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Sheikh Khalifa General Hospital, UAE
Posters & Accepted Abstracts: J Clin Trials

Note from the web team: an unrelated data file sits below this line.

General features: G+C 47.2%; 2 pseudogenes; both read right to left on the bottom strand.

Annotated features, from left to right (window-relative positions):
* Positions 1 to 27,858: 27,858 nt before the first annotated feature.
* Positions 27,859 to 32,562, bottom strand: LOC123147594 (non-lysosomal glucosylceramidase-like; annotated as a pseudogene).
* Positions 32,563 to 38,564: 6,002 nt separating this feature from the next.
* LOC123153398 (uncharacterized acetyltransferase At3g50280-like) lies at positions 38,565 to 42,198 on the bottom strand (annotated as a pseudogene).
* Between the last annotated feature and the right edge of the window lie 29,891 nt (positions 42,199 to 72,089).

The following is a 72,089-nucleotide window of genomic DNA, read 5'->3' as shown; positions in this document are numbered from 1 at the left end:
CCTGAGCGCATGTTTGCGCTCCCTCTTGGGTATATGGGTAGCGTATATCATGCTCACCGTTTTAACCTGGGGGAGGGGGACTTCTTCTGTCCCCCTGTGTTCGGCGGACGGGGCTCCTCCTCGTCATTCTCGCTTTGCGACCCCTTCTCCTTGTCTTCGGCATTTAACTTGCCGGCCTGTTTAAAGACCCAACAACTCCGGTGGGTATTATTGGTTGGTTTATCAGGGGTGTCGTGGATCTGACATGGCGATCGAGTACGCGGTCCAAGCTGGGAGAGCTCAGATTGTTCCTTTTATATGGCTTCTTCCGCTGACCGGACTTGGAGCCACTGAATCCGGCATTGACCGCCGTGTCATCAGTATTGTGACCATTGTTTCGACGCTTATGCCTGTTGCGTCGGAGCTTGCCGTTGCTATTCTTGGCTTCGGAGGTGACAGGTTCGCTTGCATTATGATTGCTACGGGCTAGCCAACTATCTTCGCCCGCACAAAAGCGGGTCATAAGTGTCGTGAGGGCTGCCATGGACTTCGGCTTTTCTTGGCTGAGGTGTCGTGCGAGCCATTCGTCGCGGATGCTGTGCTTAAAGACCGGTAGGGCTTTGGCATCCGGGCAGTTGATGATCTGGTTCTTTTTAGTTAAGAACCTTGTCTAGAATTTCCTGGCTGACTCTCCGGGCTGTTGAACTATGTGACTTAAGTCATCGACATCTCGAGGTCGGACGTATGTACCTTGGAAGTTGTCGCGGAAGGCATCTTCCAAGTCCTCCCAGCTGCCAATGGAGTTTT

Antimicrobial resistant microbes became a globally recognized threat for humans and one of the most challenging health problems. If resistance continues to grow at the current pace it can lead to 10 million deaths per year by 2050. This burden is in fact caused by both emerging antimicrobial resistance and â�?�?dryâ�? pipeline related to antimicrobial industry. Antimicrobial misuse was largely blamed for this widespread resistance and strategies were built to promote rational antimicrobial prescribing. Antimicrobial stewardship is one of the most recognized strategies to limit antimicrobial misuse in healthcare settings. By combining many practices, most notably; limiting the use of antibiotics to the narrowest possible spectrum antimicrobial for the shortest duration of time, antimicrobial stewardship is believed to be one of our most important weapons to be used in the open war against antimicrobial resistance. The most important compelling factor â�?�?in my opinionâ�? for antimicrobial stewardship as a primary tool to combat antimicrobial resistance is its feasibility. Antimicrobial stewardship requires minimal financial and time investments to be accomplished and can be configured to fit almost all health care settings. Despite its feasibility and applicability, antimicrobial stewardship is not free of criticism. Pharmacists play a vital role in antimicrobial stewardship programs. In their 2007 guidelines for developing an institutional program to enhance antimicrobial stewardship, IDSA recognize pharmacists (infectious diseases trained) as an essential member and possible co-director for the program. New training courses have been developed to help pharmacists to gain knowledge and skills necessary to fulfill their natural rule in the lead of antimicrobial stewardship programs in their hospitals.